Which is exactly what Bishop told me prior to her initial trial.

What is clear is that Bishop's former husband beat and hogtied the boy for which he is serving 12 months.Kiro was silent on that. Barbara Bishop clearly had a lesser role. Russell Brown would be wise to acknowledge that he has erroneously elevated Bishop's role in the assault, in that he implied she had a substantial role in the "excessive and brutal" beating. If he has any integrity - which he has - he will note his blog appropriately that handing a person a roll of tape while being scared to do otherwise is neither excessive or brutal.
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Sunday Star Times circulation about to go up but they`re not getting any more money

Nearly 8500 fewer buyers got the SST's last year. But readership dropped 17000. I commented somewhere this week that a small reason could be because subscribers to affiliated papers such as the Dominion Post have been offering free 6 month subscriptions to the paper, and these subs expired before the end of the year.

Today I found out they are being offered again, so I`ll take it up again. Tomorrow I`ll be writing on the Barbara Bishop abuse case and why conclusions from Pubic Address's Russell Brown on the case are wrong.

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Mike Williams interview


The Herald has done a great interview with Labour Party president Mike Williams, showing just what a loser he is. The interview reveals the state of his kitchen, the spat with his wife, his recollection of Ruth Dyson's husband's "damn good idea" to rip off the system,and that silly song at the Labour Party conference. He also says he's not a "rich prick" as he only gets $25,000 as Labour President. Heh. Didn`t say that he gets $150,000 odd for all his Labour appointed directorships. Liar. Perhaps "rich prickness" kicks in at $180,000.

He called the journalist a witch. He was just being polite.

It's probably code for bitch

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Friday, April 25, 2008

not blogging today


Don't feel like it. Don't want to. Don't have to.
AHHHHHHHhhhhhhhhhhhyeaaahhhhhhhhhhhh... FFFFFrreeeeeeeeeedddooooommmm!!!!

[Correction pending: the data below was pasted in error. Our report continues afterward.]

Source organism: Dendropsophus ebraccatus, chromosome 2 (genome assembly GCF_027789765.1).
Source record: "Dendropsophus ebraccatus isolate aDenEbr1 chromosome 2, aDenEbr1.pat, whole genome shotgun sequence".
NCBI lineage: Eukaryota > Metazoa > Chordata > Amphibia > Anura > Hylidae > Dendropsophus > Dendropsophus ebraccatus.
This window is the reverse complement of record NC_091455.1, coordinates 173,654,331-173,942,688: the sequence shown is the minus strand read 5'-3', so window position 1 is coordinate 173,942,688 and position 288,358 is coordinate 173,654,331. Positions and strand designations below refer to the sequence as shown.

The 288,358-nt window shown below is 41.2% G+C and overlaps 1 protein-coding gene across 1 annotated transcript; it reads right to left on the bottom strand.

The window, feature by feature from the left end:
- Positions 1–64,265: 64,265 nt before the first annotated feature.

If you want something to read check the sidebar under media and read the latest news there. Theres about 40 news sites to choose from (so far).
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Capill out of jail soon?


Former Christian Heritage leader Graham Capill comes up for parole soon after serving a third of his sentence. Would you let him out?

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Roy Morgan Poll extends gap between National and Labour


Labour up, National up by more at the expense of the Greens. Around 10% said they wouldnt vote and 9.5% didnt know who they`d vote for. Gary Morgan says Helen Clark has no hope unless interest rates fall.

I was polled for this one. Guess who I said I`d cast my party vote for?

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Will "diddums" replace the Iwi/Kiwi billboards?



hattip Whaleoil

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Thursday, April 24, 2008

Will " liar" Mike Williams be replaced?


Mike WIlliams is a liar. Okay, that's not news. I have been away and have caught up with the news that Williams has publically lied about what went on at the Labour Party conference after some delegate on Labours ruling council - who so happened to be Ruth Dyson's husband - suggested that leaflets from the department Dyson oversees be used as campaign material to subvert the Electiral Finance Act - and that Williams thought that was a " damn good idea".

Should Williams be replaced by Andrew Little, who appears to be the natural replacement? He`d be replaced if he was a cabinet minister for lying several times.

If so, Little has said that he would be able to keep his role at the EPMU should he gain the Labour Party presidency. Meaning if the EPMU was permitted to register as a Third Party under the Electoral FInance Act the financial agent of a Third Party will be the president of a political party. This won`t be a good look. Is that why Andrew Little is hoping to be the Labour President after the election?

Why should the EPMU be permitted to register as a Third Party if its secretary on Labour's National council is lined up to be Labour President? Would that subsequently disqualify the " neutral" EPMU if Little was to keep both roles?